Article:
In May 2011, council member Carl DeMaio launched San Diego 311, a Smartphone application that allows San Diegans to connect directly with the city government. The app was designed and built in Los Angeles by CitySourced, Inc. and was last updated on July 12.
Now at version 1.5.1, San Diego 311 lets citizens report civic issues, like potholes, graffiti, broken sidewalks, and broken street lights, to the city for quick resolution.
The application description states:“This mobile reporting platform will improve how San Diego delivers services to your neighborhood. By downloading and using San Diego 311 you will be make our city a better place for all residents of San Diego to live.”
Of the 1,000+ downloads, eighteen people have +1’d the app on Google Plus, and twenty-five have rated it. With an average rating of 3.5 stars out of 5, nineteen users have left both negative and positive reviews.
D like the letter :) remarked with a Samsung Galaxy S on version 1.4.3 in January 2012: “This app actually worked for me! I reported a dangerous street corner and a few weeks later they installed a yield sign.”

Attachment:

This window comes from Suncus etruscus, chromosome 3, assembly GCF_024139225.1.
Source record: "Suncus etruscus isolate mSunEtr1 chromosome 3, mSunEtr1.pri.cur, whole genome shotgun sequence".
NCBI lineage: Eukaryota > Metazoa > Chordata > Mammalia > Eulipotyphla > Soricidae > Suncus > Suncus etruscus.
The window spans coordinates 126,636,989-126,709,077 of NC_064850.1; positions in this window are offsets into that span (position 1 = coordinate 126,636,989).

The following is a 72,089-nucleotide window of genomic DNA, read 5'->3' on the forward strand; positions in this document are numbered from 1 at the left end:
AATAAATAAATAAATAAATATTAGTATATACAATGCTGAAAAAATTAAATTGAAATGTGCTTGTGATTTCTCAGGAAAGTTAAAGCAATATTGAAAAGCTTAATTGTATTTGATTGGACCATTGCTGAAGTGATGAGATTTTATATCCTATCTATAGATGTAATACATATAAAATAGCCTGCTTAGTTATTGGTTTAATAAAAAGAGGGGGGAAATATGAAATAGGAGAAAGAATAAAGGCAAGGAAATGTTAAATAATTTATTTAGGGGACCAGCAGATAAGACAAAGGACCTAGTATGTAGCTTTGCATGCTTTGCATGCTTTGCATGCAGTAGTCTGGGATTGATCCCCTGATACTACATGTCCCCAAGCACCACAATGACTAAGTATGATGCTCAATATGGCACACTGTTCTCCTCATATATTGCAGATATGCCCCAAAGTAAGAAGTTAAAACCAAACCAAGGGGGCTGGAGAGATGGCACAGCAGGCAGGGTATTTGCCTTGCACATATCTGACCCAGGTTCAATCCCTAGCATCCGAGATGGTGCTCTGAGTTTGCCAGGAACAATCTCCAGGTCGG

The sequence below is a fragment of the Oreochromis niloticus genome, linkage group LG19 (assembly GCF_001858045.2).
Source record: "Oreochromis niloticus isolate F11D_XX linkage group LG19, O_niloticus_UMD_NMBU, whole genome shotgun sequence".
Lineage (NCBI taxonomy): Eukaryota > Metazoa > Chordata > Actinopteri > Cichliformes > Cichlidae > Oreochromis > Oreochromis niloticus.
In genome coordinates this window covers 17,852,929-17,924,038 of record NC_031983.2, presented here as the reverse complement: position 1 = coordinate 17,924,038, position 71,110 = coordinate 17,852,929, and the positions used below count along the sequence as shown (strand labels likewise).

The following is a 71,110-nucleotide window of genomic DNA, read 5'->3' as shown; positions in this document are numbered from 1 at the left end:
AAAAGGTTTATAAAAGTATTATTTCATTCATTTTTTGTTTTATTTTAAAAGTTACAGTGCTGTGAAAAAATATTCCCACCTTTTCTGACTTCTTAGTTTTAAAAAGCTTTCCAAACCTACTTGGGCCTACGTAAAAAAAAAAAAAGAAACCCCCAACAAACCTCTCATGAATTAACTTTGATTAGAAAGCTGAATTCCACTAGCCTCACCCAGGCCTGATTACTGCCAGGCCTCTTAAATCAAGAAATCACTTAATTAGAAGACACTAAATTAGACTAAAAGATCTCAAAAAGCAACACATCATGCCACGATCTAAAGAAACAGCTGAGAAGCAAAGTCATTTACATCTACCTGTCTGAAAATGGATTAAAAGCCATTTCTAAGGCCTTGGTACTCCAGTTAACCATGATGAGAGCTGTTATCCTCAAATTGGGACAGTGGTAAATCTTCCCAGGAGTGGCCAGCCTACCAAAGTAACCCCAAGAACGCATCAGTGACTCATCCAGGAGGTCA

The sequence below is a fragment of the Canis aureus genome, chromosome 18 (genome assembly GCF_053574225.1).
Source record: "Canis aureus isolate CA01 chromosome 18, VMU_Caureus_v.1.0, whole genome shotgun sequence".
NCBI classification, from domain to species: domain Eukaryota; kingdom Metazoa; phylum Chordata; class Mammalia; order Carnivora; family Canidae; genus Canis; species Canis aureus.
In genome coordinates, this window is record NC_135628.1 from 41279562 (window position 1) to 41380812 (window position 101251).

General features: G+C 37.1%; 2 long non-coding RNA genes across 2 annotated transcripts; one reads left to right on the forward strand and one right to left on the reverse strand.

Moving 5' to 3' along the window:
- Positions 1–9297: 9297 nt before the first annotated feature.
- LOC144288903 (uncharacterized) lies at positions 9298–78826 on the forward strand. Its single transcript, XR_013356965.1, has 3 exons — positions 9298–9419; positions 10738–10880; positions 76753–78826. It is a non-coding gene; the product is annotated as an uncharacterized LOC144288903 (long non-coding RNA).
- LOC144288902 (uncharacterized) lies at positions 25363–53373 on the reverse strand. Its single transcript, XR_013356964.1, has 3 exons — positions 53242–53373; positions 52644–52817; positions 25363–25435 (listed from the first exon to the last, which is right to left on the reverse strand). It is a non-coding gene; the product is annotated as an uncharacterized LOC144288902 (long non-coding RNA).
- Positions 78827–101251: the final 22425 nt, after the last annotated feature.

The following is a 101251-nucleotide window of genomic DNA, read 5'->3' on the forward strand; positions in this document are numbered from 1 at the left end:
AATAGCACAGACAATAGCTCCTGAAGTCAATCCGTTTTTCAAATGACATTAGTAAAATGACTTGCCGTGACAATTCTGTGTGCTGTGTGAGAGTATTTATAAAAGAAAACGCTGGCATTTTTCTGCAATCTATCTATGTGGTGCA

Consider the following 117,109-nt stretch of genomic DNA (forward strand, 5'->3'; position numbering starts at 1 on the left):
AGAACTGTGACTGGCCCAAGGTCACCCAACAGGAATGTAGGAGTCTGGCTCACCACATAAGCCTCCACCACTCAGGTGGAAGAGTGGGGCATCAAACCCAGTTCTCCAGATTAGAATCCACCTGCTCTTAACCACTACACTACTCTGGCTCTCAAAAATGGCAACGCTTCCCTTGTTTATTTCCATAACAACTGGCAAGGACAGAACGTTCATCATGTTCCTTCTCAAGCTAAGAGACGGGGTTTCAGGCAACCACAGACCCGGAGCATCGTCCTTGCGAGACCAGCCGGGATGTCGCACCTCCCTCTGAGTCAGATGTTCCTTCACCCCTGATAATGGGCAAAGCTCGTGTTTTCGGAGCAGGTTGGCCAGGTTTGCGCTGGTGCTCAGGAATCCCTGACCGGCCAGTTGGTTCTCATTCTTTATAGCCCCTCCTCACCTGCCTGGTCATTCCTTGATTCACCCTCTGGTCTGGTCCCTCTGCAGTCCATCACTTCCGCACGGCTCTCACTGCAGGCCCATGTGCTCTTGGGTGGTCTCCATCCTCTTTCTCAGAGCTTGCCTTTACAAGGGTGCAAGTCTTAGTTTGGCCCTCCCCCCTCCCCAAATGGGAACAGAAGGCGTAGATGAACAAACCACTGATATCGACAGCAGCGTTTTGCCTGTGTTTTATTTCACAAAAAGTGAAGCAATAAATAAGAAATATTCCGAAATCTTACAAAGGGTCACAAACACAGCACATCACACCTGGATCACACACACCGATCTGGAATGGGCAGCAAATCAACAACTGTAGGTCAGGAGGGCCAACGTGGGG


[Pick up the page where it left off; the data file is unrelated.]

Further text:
Enjoypb raised the issue of user security and privacy from an HTC Thunderbolt on version 1.4.0 in May 2011:
“Not a fan of application collecting user data and cell number to report things, like graffiti as savvy attorneys for taggers (including those for gangs) will soepena reporting users’ info. Far cry from being able to report as ‘anonymous’ and should be clearly indicated to users.”
User security and privacy may be a point of interest to potential downloaders. The permissions required to download the current version of San Diego 311 allows the application access to a user’s hardware controls, location, network communication, phone calls, storage, and system tools.
It will be interesting to see if this application catches on in San Diego, and what effects it may have on the relationship between citizens and city government. If more users download San Diego 311 and it proves to be a legitimate platform to augment the actualization of direct democracy, hopefully we will see the application’s definition of “civic issues” expand.